According to Wall Street Journal columnist Elizabeth Bernstein and former Defense Intelligence Agency senior officer Tyler Wood, when someone uses emphatic repetitive words, such as “really, really,” it just means it’s very important to them.

However, as in the case of President Trump when he uses a sequence of forceful over-the-top words — such as fantastic, amazing, wonderful and sensational — it usually means deception, trying too hard to sell. It consequentially opens a window into his mind of intent.

Little children wonder if their mothers have eyes in the back of their heads. They come in with chocolate all over their face and wonder how she knows they were in the cookie jar. As a young teenager, I had a friend when he lied had a modified Pinocchio effect, the end of his nose became flushed. Those are the easy ways of recognizing deception.

Jon Van of the Chicago Tribune said the thing that separates human beings from other animals is not the ability to reason or use tools, but telling lies and the human capacity for self-deception. It is socially adaptive for humans; where they may be able to deceive even themselves, it’s almost a necessity.

Aside from the use of a polygraph or truth serum, a subject’s body language, facial expressions and spoken words are an effective manner of revealing deception. I often turn off the TV’s sound, to concentrate on facial expressions. Knowing what to look for can be a dead giveaway, but it takes a lot of experience to identify the telltale signs. A much easier way is to listen to unscripted words.

Evaluating deception depends upon clues; stacking multiple clues together builds a picture. This concept applies to crooks; advertisers; friends and politicians alike. Their words strip them of their invisibility. Obviously, education, speech defects and accents must be considered. It’s therefore important to establish a baseline, what is normal?

The words used and their integration is a good indicator of deception, since you’re listening to a window into their mind. Psychologically, people mean exactly what they say, they can’t help it. Spur of the moment tweets can also open the window. However, do not interpret what a person means.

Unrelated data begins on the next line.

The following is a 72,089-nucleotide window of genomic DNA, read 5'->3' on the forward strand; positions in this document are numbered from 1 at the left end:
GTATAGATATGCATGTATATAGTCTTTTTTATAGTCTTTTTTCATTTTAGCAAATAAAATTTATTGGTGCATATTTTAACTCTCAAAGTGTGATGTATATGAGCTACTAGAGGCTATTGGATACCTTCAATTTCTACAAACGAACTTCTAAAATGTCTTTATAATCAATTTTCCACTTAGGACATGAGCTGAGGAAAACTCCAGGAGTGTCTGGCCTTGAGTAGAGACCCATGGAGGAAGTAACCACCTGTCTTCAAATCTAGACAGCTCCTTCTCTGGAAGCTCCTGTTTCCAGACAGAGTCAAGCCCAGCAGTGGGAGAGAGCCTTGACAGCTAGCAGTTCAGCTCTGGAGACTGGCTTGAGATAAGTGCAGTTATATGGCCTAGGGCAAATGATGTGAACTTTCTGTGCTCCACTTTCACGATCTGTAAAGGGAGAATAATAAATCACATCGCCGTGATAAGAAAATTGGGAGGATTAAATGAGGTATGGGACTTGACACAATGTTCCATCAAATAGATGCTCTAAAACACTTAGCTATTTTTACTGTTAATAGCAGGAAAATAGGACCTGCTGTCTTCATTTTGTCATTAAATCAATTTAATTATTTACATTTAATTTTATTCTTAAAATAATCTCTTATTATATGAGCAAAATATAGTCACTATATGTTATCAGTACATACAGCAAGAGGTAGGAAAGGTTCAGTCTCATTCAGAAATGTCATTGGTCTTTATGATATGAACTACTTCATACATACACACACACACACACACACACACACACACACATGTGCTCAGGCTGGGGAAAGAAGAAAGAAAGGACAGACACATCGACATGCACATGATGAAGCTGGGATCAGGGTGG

For the O.J. Simpson suicide letter, the media reported, “First everyone understand, I had nothing to do with Nicole’s murder.” The words “I had” were not in the letter, just interpreted by the media, because they believed this is what Simpson meant; however, it changed the meaning. Without those words, Simpson is taking himself out of his denial. He wanted to tell us he had nothing to do with Nicole’s murder but he could not bring himself to say that.

Todd Rogers, a behavioral psychologist at Harvard’s Kennedy School of Government, considered the effect of dodging the question. He found when someone answers a question with a completely unrelated answer or not at all, it was a form of deception. Going further, Lindsay Woolman, a health care writer, showed that a story change at different times is a strong sign of deception. The same applies when a person contradicts themselves or uses statements that don’t make sense.

Mark McClish, a retired deputy U.S. marshal, found that statements without contractions are more likely to be deceptive. This was indicated in the case of President Bill Clinton saying, “I did not have sex with that woman,” in contrast to the more normal speech, “I didn’t have sex with that woman.”

Sometimes, it’s as simple as using the words within the question, “Did you eat the last cookie?” A deception would be indicated by, “No; I did not eat the last cookie,” contrary to just plain No!

The use of verbs and their tense tells their own story, “I was sitting in my car when a man opened my door, pointed a gun at me and tells me to get out.” The description starts using past-tense language, then switches to present tense with the word “tells.” This indicates the story is not being drawn from memory. The use of deflection words such as “later on” or “afterward” indicate information has been withheld.

Presentation is another clue, including changes in voice pitch. A higher than normal voice (as vocal cords tighten) or talking speed (slower, giving the speaker more time to think of an answer.) There are, of course, other telltale signs. The more someone talks, the more likely they are prone to make mistakes if they are trying to deceive.

Often clues are more than just a single word. A complete thought that is known to be false clouds everything previously heard. A statement can be made, which is perfectly true, but is nonetheless made to deceive by language, such as, “Did you know Bob Jones matriculated in college.”